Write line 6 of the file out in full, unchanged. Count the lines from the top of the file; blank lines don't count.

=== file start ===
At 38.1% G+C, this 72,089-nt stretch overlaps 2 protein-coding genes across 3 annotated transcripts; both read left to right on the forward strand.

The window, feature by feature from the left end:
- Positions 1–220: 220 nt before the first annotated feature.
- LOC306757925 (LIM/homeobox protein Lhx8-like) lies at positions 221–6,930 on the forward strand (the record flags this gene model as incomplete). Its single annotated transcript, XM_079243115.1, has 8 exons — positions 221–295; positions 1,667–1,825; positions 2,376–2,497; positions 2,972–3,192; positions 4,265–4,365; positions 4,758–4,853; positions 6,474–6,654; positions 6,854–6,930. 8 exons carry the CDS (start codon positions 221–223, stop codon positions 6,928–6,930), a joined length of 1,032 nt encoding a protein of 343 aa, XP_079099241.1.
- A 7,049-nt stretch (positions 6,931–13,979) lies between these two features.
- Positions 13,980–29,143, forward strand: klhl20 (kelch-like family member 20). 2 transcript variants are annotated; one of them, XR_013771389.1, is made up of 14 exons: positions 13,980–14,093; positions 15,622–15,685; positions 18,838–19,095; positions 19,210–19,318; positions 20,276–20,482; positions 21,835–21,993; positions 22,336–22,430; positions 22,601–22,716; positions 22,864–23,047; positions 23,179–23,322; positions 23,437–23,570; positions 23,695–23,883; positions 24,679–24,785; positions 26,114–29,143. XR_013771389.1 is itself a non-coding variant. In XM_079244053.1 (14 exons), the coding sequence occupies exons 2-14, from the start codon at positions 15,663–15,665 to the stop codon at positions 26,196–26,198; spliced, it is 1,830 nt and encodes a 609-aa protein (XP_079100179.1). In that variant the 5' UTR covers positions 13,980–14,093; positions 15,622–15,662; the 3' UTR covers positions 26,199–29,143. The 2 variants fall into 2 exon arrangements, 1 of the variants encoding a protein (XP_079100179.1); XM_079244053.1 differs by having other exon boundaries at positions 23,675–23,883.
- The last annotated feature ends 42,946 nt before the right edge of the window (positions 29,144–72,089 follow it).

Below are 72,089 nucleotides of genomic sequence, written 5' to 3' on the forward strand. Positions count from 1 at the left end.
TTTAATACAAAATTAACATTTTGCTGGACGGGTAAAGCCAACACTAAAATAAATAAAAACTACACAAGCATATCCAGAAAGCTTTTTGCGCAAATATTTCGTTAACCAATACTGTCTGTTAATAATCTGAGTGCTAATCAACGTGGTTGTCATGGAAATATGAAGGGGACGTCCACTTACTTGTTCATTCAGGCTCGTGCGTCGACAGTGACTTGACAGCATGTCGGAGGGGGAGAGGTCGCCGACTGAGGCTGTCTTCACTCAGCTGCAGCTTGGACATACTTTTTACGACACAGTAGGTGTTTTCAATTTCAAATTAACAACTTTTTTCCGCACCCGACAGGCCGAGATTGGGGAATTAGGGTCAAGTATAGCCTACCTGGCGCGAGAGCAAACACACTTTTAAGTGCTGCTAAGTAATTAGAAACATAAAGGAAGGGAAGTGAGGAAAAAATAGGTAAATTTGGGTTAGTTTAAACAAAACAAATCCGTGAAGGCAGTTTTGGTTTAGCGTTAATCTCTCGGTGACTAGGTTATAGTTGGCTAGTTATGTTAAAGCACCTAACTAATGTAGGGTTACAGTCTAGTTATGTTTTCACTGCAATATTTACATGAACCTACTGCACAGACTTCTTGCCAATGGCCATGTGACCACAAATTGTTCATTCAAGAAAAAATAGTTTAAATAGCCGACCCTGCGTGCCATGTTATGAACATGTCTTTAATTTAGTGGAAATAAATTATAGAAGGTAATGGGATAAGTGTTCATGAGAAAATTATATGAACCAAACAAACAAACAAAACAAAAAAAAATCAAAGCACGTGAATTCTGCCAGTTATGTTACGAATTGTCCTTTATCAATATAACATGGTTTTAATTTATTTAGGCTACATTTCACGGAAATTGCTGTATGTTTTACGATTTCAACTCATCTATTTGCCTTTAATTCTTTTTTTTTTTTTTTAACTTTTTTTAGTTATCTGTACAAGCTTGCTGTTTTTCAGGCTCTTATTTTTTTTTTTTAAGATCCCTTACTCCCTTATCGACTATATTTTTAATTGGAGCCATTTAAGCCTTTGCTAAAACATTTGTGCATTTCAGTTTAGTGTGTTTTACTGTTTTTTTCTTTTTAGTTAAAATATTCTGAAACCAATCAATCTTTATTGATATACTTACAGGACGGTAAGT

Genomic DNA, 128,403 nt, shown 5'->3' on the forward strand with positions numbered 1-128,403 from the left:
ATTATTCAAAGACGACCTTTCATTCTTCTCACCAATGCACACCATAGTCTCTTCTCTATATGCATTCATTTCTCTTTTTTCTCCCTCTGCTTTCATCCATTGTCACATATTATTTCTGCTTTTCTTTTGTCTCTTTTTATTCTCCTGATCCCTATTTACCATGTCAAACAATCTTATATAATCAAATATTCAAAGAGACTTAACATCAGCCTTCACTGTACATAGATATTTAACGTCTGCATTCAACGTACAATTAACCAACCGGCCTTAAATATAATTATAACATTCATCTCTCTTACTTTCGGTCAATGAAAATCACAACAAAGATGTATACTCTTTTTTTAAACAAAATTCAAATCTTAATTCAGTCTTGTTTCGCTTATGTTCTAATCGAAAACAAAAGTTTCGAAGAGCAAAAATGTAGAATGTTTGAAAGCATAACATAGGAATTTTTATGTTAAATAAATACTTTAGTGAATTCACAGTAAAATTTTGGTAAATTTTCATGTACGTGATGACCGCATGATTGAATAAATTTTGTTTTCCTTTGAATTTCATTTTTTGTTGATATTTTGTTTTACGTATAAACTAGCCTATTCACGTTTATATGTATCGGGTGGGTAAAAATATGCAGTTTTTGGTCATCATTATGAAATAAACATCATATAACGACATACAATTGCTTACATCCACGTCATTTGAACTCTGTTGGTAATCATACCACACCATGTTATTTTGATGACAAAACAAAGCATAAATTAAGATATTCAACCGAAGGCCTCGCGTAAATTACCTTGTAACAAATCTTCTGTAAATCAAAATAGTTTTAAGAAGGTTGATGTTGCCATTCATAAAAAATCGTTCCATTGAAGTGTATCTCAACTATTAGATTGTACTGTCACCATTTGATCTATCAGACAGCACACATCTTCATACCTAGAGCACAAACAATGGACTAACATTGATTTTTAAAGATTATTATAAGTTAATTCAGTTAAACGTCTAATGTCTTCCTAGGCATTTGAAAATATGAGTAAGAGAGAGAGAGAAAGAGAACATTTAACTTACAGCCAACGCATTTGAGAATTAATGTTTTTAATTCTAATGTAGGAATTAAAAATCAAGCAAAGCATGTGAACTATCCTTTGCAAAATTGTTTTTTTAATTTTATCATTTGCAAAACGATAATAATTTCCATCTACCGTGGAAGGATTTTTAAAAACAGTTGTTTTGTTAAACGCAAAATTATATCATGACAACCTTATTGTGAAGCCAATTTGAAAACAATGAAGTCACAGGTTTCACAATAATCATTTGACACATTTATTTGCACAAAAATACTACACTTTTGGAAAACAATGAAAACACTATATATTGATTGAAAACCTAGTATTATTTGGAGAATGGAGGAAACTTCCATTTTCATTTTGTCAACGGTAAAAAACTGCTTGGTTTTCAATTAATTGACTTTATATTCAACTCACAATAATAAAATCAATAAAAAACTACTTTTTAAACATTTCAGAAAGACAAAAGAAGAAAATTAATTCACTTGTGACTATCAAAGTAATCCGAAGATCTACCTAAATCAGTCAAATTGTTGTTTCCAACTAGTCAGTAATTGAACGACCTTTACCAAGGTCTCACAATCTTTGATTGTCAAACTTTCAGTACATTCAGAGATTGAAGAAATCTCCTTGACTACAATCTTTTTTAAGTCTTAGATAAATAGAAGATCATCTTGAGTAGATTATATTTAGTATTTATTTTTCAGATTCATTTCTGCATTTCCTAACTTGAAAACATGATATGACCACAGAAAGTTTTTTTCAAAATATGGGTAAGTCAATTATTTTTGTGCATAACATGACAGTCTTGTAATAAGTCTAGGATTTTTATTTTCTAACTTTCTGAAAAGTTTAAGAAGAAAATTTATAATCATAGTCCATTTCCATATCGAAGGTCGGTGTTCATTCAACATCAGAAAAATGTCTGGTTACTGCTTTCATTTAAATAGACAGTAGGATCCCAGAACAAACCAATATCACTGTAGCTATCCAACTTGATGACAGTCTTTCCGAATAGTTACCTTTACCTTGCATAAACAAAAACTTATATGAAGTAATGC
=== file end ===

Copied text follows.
- Positions 13,980–29,143, forward strand: klhl20 (kelch-like family member 20). 2 transcript variants are annotated; one of them, XR_013771389.1, is made up of 14 exons: positions 13,980–14,093; positions 15,622–15,685; positions 18,838–19,095; positions 19,210–19,318; positions 20,276–20,482; positions 21,835–21,993; positions 22,336–22,430; positions 22,601–22,716; positions 22,864–23,047; positions 23,179–23,322; positions 23,437–23,570; positions 23,695–23,883; positions 24,679–24,785; positions 26,114–29,143. XR_013771389.1 is itself a non-coding variant. In XM_079244053.1 (14 exons), the coding sequence occupies exons 2-14, from the start codon at positions 15,663–15,665 to the stop codon at positions 26,196–26,198; spliced, it is 1,830 nt and encodes a 609-aa protein (XP_079100179.1). In that variant the 5' UTR covers positions 13,980–14,093; positions 15,622–15,662; the 3' UTR covers positions 26,199–29,143. The 2 variants fall into 2 exon arrangements, 1 of the variants encoding a protein (XP_079100179.1); XM_079244053.1 differs by having other exon boundaries at positions 23,675–23,883.